On 05/Mar/2020, National Center of Addiction Medicine received a privacy fine of ISK 3,000,000. The enforcement authority (Icelandic Data Protection Authority) has cited these legal provisions in imposing the fine on National Center of Addiction Medicine: Article 32 GDPR/ Article 5 GDPR/ GDPR/
|Date of enforcement action:|
|Iceland||ISK 3,000,000 (US$21,000)|
|Defendant company or entity:||Industry segment:|
|National Center of Addiction Medicine||Medical / Non-profit /|
On 5 March 2020, the Icelandic Supervisory Authority (SA) took the decision to impose an administrative fine of ISK 3,000,000 (EUR 20.643) on the National Center of Addiction Medicine in a case relating to a personal data breach.
The National Center of Addiction Medicine is an NGO that operates a detoxification clinic and four inpatient and outpatient rehabilitation centers, as well as a center for family services and a social center in Iceland. Its services are delivered by a staff of medical doctors, psychologists, registered nurses, nurse practitioners and licensed counselors.
The breach occurred when a former employee of the National Center of Addiction Medicine received boxes containing what were supposed to be personal belongings that he had left there. However, it turned out that the boxes contained patient data as well, including health records of 252 former patients and records containing the names of approximately 3,000 people who had attended rehabilitation for alcohol and substance abuse.
After carrying out an investigation of the data breach, the SA concluded that the breach was a result of a lack of implementation of appropriate data protection policies and appropriate technical and organisational measures to protect the data by the controller. The lack of appropriate measures to protect the personal data therefore constituted violations of, inter alia, Art. 5(1)f and Art. 32 of the GDPR.
When determining the fine, the Icelandic Data Protection Authority referred to the nature of the personal data involved in the breach, which were data concerning health, and the large scope of the processing. The SA also cited the nature of the National Center of Addiction Medicine as a non-profit health care provider and the fact that the Center had made considerable efforts to improve handling of personal data, beginning before the breach came to light.
A number of factors were remarked on as possible mitigation for the amount of the fine:
No evidence of intentional disregard – “There is nothing other than the fact that human error has occurred here and nothing has been stated in the case which indicates that this is a deliberate violation.”
Prompt action to remedy, and prompt reporting to the authority – “In this context, it is important to [us that the respondent company] immediately contacted the aforementioned former employee of the organization when informed of the security breach, and requested that the data be returned. The security breach was also reported to the Data Protection Authority.”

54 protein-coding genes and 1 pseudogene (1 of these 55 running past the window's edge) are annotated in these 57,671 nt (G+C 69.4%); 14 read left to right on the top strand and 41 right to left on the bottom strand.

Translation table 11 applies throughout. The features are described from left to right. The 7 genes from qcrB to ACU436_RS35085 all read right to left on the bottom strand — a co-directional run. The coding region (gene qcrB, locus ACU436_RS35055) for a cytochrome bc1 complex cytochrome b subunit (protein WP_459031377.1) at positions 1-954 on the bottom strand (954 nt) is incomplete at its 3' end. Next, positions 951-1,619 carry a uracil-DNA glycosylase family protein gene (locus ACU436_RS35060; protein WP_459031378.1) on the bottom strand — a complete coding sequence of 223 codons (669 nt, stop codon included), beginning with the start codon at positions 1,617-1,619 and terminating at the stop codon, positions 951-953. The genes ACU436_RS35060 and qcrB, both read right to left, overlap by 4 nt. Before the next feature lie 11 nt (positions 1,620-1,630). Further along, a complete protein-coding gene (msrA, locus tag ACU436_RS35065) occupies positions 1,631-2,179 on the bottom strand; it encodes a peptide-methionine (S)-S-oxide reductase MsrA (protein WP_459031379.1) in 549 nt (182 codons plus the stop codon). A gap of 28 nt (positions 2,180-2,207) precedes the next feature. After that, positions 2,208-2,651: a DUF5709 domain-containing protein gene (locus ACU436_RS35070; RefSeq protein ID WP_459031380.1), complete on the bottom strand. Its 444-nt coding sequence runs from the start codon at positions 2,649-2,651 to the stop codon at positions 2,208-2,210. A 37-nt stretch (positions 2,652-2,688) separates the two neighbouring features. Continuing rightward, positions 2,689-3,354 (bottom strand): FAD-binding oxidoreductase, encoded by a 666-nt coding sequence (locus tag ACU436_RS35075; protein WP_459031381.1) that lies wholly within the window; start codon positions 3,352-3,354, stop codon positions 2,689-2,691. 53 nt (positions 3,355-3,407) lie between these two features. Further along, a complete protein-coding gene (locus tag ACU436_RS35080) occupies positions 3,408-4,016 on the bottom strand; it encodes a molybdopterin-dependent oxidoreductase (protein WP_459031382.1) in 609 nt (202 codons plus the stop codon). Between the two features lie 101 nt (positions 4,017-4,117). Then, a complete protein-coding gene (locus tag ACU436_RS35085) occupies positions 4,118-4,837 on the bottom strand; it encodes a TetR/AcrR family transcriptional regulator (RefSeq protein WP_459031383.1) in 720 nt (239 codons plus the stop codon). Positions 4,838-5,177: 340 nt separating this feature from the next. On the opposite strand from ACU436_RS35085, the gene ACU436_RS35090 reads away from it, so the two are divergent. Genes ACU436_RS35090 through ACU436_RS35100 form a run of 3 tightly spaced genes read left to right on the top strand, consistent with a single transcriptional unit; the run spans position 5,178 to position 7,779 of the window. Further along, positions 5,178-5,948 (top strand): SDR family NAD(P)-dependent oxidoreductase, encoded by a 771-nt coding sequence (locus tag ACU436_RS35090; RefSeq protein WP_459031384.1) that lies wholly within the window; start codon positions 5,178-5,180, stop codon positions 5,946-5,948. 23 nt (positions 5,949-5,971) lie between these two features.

Measures were being developed at the time of the breach to deal with this precise scenario – “shortly before the respondent company became aware of the security breach, the organization had established working rules on the treatment of workers in dealing with work documents. Namely, an employee should be given the opportunity to review work space and compile their private documents and other belongings before leaving his place of business. [As part of this policy it is] totally not allowed to bring work documents with him. [The policy] states that a supervisor may be present when an employee completes his or her private documents upon retirement.”
While the respondent company had two other data breaches on its record, its response to these was “satisfactory” – Prior breaches were therefore not of great weight in determining a fine.
Cooperation – The respondent company had “complied with the requirements and instructions of the Data Protection Authority as a result of being informed of the security breach, as well as offering good access to the premises and staff during the processing of the case.”
Measures taken on own initiative to remedy data processing shortcomings – The company “on its own initiative submitted data on modified and well-established procedures for the processing of personal data.” In addition, the company had “undertaken extensive work within the association, in collaboration with privacy experts, with a view to updating procedures, in a documented manner, in connection with the processing of personal information within the organization. This work was started before the security breach occurred.”
Given the non-profit nature of the respondent, the services provided, and the mitigating circumstances demonstrated, it is likely that the Icelandic Data Protection Authority had issued a fine at the lower end of the range for this data breach.
|Enforcement authority:||Type of enforcement action:|
|Icelandic Data Protection Authority||Penalty notice|
|Subject to appeal?|
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Cite this fine in your work
Data Privacy Fines Index. (2020-03-05 04:57) National Center of Addiction Medicine fined ISK 3 million. dataprivacyfines.com. Retrieved from https://privacyfines.com/fine/national-center-of-addiction-medicine-fined-isk-3-million/
Entry last updated: 2020-04-15 05:26 GMT.